Deshaun Thomas: A- (Last year’s grade: C+)
Like Smith, Tank was a first-year starter and was on the floor at the start of all 39 games. An unimpressive nine-point performance in the opener against Wright State belied what was to come: double figures in all but four games the rest of the way, a 30-point explosion at South Carolina, a double-double (25/13) at Michigan, another at Northwestern (19/10), capped by an insane 31 points and 12 rips against Loyola-MD in the first round of the NCAA tournament. In all, Tank topped the 20-point mark nine times on the season and was the East region’s highest scorer. His 15.9 scoring average was second on the team, and he was also second in total rebounds (209) and offensive boards (100). He was second in the B1G in offensive rebounds per game (2.6), behind only teammate Jared Sullinger (3.1). His 50 three-point field goals was second on the team, though he shot only 34.5%. He led the starters in FG% (54%) and improved his defense dramatically over the course of the season, especially in the second half of the B1G schedule.
Thomas, in fact, was the missing factor against Kansas in the Final Four. Plagued by foul trouble, Tank sat a lot in the second half, while the Jayhawks fought and clawed and eventually won the game by a single basket. Just before the half, Thomas had scored six straight points and looked to finally be in rhythm after a nervy start. Then his second foul came and he wasn’t much of a threat thereafter. It will be interesting to see if Thomas takes his game to the NBA. Another year of improved defense and a more consistent year beyond the arc could do wonders for his draft stock, possibly pushing him up into lottery territory. For now I would think he could be no better than a late first rounder or a second-round pick. For selfish reasons we’d like to have Tank back for another year.
Jared Sullinger: A (Last year’s grade: A+)
A slip from an A+ to an A might say more about expectations than actual performance here. There was nothing physically wrong with Sully’s game. He led the team in scoring average (19.2) and rebounds per game (9.2), and was among the conference leaders in both categories. He finished first on the team in blocked shots (39), was second in steals (43), and he shot 51.9% from the floor and 76.8% at the line. He even led the team in three-point percentage (40% on 16/40). He posted 17 double-doubles in 37 games played (36 starts). And all of that came despite being hampered by back and foot injuries at different times this season. The consensus first-team All-American and East regional MOP topped the 20-point mark 12 times, with a 30-point, 12-rebound game against Purdue on March 9. His 22-point, 18-rebound performance at Northwestern was the very definition of beast mode.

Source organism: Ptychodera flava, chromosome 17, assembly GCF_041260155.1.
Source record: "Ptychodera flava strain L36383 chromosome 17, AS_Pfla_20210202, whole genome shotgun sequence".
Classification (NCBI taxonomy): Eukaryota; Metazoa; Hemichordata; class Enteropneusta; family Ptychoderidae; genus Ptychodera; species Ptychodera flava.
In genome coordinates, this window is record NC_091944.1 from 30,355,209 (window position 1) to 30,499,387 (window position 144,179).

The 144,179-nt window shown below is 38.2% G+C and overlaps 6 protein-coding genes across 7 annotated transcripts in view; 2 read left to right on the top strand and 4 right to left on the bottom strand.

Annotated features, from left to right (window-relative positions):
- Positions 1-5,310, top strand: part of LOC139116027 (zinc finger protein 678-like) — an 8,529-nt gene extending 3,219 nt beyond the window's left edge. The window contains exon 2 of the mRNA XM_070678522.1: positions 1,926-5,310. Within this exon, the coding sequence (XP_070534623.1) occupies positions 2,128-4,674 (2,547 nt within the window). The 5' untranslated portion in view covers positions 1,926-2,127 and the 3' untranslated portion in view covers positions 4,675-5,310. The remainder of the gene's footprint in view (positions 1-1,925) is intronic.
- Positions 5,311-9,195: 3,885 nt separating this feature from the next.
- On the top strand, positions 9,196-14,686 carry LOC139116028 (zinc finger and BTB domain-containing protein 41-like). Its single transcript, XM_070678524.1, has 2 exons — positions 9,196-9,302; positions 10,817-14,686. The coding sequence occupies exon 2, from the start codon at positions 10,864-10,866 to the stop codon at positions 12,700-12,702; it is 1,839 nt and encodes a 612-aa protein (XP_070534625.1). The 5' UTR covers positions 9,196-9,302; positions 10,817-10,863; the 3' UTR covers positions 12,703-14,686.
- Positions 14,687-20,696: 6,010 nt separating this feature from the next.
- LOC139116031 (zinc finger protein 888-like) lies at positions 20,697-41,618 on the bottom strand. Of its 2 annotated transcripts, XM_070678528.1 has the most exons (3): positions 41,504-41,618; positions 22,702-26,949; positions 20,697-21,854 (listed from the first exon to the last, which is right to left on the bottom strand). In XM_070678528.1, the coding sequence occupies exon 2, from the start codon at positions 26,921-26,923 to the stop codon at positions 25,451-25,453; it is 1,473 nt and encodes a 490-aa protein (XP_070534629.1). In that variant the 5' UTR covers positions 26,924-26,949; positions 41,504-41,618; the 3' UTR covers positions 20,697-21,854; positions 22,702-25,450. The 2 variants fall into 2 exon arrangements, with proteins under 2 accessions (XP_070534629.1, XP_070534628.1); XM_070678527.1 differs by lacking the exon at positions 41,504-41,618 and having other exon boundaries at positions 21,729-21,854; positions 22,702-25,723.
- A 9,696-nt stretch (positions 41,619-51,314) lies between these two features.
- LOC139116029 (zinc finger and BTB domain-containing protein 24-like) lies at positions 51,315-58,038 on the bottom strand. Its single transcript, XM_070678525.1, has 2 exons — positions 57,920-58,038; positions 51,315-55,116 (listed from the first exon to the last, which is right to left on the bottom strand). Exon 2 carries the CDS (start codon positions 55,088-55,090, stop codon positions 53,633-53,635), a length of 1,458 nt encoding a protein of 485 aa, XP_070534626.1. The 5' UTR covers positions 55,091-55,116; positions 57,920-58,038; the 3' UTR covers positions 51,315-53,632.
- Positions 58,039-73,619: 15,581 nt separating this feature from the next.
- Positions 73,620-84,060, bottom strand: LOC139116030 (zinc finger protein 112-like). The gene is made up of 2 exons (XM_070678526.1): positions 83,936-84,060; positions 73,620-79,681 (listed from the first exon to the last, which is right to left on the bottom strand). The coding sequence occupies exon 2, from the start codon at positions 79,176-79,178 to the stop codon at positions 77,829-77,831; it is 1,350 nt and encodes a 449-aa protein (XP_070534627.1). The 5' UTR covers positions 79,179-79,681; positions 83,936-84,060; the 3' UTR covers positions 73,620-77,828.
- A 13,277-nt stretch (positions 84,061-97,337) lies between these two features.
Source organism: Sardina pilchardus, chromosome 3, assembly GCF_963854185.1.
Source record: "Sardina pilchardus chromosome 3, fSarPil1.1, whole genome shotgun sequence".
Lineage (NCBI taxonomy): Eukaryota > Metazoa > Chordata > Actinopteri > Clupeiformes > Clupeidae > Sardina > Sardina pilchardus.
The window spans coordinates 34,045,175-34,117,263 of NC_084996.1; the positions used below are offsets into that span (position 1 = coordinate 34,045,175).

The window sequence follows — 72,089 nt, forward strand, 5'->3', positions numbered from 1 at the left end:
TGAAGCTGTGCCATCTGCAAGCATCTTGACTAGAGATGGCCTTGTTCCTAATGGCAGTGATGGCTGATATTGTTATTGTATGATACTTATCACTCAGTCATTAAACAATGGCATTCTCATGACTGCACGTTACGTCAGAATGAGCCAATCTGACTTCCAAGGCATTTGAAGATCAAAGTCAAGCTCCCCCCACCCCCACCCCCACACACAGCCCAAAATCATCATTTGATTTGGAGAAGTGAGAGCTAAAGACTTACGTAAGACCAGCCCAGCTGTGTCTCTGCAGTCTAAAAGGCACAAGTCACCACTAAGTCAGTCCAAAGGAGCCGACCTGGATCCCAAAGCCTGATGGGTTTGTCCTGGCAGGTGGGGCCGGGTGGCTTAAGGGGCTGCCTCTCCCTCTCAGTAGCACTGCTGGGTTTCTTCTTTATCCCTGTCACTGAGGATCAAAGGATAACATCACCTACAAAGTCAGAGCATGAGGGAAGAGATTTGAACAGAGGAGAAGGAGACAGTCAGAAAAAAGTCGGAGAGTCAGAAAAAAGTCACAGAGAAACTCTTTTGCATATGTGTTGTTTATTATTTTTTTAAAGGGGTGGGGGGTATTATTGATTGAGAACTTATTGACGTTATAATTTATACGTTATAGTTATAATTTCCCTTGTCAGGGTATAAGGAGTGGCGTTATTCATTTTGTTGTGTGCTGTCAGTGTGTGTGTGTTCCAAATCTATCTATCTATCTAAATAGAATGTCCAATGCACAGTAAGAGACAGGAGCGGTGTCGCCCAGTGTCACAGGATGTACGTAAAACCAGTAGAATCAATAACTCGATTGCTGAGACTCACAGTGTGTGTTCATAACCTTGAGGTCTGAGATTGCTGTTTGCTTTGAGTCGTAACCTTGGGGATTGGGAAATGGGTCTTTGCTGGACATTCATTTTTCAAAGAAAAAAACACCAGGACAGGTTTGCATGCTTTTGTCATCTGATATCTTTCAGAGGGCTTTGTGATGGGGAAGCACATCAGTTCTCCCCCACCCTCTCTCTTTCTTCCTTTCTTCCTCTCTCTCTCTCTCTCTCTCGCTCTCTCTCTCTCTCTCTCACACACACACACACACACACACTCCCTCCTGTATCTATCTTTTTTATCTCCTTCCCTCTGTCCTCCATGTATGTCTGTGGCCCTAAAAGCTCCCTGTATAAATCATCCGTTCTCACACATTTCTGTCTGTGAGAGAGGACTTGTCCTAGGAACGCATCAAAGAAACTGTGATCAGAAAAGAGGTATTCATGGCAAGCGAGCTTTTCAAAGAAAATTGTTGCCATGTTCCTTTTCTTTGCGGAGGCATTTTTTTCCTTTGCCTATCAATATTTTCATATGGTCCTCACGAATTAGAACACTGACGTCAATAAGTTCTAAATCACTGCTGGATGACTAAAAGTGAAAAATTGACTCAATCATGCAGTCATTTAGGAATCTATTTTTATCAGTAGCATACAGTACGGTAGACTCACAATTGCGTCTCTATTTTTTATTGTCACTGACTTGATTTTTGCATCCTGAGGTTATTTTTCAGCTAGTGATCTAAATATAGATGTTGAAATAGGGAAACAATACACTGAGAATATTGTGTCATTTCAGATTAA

So where did we take marks off of his final grade? Well, it seemed a tough season for Sully. He didn’t seem to be playing with the same fire at times, as if he weren’t enjoying himself. He picked up a bad habit of complaining to officials when things weren’t going his way. He had a dubious triple-double against Michigan State with 17 points, 16 boards and 10 (!) turnovers. He often lacked explosiveness to the rim, resulting in blocked shots instead of fouls or baskets. He took plays off on defense and admitted it in the press after a loss at Illinois. Something more than a few pounds was amiss from Sully’s game this season. It may have been the expectation of playing the 4 this year (shedding those pounds, working that jump shot, etc.) and being stuck at the 5. He was still great by anyone’s standards, but his performances last season suggested he was capable of a little more. Yesterday he announced that he’s played his last game in scarlet and gray. He leaves his fingerprints all over the Ohio State media guide forevermore and we wish him the best of luck